Resourceful hunters, butchers, and cooks have been piecing together and preserving scraps of meat and fat as sausage for thousands of years. The process, which has roots in almost every cuisine around the world, came about as a simple and effective way to stretch valuable protein, and the transformation of those ingredients into a juicy, deeply seasoned product is pure culinary alchemy.
These days, most sausage production is done by professionals who have the expertise and equipment to stuff, dry, smoke, and/or ferment the meat. But fresh bulk sausage is much simpler: It’s nothing more than salted, seasoned meat that you grind and vigorously mix, and anyone with a meat grinder or food processor, a solid grasp of the fundamentals, and a reliable formula can churn out a great batch. Once you’ve mastered the core technique, you can flavor sausage any way you like, and since it’s easy to portion into small batches and freezes well, you can keep it on hand for countless applications: breakfast patties; frittatas; ragus; and pastas such as my all-time favorite, orecchiette con rapini e salsiccia (orecchiette with broccoli rabe and sausage).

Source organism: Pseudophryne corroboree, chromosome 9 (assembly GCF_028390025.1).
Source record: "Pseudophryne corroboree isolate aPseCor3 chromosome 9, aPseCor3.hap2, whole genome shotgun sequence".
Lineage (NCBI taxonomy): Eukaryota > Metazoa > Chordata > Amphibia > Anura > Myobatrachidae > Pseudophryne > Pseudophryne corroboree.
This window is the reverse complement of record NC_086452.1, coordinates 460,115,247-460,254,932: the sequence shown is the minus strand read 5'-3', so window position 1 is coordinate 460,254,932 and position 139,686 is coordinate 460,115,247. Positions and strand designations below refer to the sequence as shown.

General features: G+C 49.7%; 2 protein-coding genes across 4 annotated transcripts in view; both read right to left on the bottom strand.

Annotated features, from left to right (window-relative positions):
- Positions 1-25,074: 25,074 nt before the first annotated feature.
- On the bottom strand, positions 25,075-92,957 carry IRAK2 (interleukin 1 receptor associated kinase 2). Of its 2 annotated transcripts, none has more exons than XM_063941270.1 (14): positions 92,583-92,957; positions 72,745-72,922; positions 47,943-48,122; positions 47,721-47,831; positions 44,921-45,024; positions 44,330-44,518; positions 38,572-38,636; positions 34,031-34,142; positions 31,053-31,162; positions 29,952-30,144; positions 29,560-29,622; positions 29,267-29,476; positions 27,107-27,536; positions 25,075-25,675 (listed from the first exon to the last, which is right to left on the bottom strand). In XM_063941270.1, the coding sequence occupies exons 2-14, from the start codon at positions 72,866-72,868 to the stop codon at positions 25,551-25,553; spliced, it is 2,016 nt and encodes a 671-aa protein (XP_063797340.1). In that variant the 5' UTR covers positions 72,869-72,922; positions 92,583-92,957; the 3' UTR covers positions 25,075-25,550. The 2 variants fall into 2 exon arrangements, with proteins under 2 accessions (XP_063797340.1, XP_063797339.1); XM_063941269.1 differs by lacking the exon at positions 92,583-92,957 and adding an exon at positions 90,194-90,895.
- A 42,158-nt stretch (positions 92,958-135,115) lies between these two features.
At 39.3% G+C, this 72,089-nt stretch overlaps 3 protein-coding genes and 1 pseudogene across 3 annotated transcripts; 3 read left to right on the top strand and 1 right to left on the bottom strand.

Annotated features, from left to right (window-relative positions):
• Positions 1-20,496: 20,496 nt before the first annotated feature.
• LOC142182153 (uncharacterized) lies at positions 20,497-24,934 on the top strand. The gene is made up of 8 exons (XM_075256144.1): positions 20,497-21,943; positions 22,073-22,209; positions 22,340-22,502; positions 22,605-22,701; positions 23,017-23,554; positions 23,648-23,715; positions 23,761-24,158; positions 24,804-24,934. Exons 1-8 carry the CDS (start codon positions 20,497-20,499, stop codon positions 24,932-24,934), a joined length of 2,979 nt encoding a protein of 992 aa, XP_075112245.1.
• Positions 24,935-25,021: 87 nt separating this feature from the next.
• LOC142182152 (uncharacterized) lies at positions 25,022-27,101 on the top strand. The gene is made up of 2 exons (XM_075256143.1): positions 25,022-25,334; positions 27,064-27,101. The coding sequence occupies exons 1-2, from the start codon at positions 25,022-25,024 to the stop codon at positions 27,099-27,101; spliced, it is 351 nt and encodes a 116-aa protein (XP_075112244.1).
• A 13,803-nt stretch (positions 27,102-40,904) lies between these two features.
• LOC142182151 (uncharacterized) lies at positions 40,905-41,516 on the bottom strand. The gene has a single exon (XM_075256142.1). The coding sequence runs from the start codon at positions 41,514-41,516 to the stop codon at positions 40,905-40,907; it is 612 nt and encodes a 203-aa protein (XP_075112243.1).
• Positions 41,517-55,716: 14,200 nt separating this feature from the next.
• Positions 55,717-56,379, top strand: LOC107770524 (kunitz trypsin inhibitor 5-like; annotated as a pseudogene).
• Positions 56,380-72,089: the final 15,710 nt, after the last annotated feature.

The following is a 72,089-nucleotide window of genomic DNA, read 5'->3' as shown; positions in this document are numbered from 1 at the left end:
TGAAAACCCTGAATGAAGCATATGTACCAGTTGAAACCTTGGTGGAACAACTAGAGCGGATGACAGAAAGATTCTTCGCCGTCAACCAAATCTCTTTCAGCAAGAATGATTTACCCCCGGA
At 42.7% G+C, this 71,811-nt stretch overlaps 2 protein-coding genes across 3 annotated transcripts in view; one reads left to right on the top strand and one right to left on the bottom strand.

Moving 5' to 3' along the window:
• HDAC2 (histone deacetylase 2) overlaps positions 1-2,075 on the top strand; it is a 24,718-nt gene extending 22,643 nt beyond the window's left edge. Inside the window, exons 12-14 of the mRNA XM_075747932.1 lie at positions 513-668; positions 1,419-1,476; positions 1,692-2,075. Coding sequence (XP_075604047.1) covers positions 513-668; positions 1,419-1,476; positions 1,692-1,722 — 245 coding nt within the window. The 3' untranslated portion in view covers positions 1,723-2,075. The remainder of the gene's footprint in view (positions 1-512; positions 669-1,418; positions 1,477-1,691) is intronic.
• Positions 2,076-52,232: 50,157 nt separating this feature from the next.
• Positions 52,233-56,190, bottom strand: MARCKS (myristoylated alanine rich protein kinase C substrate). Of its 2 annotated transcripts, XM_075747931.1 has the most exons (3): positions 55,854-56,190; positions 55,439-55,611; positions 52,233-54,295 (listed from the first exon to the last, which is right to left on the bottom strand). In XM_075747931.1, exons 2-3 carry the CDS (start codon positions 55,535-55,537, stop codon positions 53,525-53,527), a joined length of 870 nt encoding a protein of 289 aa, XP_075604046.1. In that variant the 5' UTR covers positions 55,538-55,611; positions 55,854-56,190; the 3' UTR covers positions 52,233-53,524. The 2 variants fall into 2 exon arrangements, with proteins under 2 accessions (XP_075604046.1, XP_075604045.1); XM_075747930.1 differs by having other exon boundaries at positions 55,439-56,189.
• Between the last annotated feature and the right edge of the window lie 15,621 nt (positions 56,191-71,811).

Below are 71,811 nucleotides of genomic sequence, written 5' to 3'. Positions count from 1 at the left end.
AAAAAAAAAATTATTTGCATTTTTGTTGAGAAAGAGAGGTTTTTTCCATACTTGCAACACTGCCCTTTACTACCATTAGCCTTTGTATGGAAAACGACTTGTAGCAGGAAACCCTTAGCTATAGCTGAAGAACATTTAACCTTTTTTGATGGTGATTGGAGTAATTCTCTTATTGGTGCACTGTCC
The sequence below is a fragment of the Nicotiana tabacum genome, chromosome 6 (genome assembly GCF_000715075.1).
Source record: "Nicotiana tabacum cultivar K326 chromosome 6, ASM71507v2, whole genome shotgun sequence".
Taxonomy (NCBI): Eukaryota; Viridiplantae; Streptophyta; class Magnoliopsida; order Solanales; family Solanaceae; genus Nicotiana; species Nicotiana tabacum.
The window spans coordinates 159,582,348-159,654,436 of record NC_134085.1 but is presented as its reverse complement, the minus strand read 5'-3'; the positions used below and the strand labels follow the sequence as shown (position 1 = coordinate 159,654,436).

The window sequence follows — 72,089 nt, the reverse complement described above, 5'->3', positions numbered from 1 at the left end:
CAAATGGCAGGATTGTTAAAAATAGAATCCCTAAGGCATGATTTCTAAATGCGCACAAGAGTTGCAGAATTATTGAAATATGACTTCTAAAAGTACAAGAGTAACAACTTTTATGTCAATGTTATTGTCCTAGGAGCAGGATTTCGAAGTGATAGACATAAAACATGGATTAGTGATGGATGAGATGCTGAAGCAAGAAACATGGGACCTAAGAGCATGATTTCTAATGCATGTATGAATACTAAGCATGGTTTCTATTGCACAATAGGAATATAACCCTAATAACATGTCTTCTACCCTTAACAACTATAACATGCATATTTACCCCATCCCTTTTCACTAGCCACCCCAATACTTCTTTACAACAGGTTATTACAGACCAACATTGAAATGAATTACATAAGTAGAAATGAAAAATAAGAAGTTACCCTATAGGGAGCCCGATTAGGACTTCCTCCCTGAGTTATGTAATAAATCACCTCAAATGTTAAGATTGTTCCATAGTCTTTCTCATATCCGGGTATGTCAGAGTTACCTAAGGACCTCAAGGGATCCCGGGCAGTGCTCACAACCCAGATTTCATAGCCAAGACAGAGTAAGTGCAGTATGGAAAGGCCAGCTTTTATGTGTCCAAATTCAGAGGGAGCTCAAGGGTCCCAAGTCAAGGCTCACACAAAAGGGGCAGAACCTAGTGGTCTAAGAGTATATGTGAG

The fundamentals and a reliable formula are what I wanted to nail down here, and most sources suggest the same basic process: Start with a cut of pork that boasts plenty of fat; cut it into small pieces; cure the meat for several hours with a precise amount of salt and any other seasonings you want to add; briefly freeze the meat so that it’s firm but not frozen; finely grind it in a meat grinder or a food processor; and finally, knead the ground meat vigorously by hand so that it becomes cohesive and sticky.
“Sausage is like meat, perfected,” said J. Kenji López-Alt, a chef and former Cook’s Illustrated editor who cofounded Wursthall in San Mateo, California, where house-made links headline the menu. Unlike a perfect steak, which requires sourcing a cut with the ideal ratio of meat to fat and working hard to keep its juices intact when you cook it, with sausage “you build all that stuff in,” he said.
Read on, and I’ll detail how these steps lead to the juicy, snappy texture that defines great fresh sausage plus walk you through my formula that can be flavored with spice blends or used as a base for your own seasonings.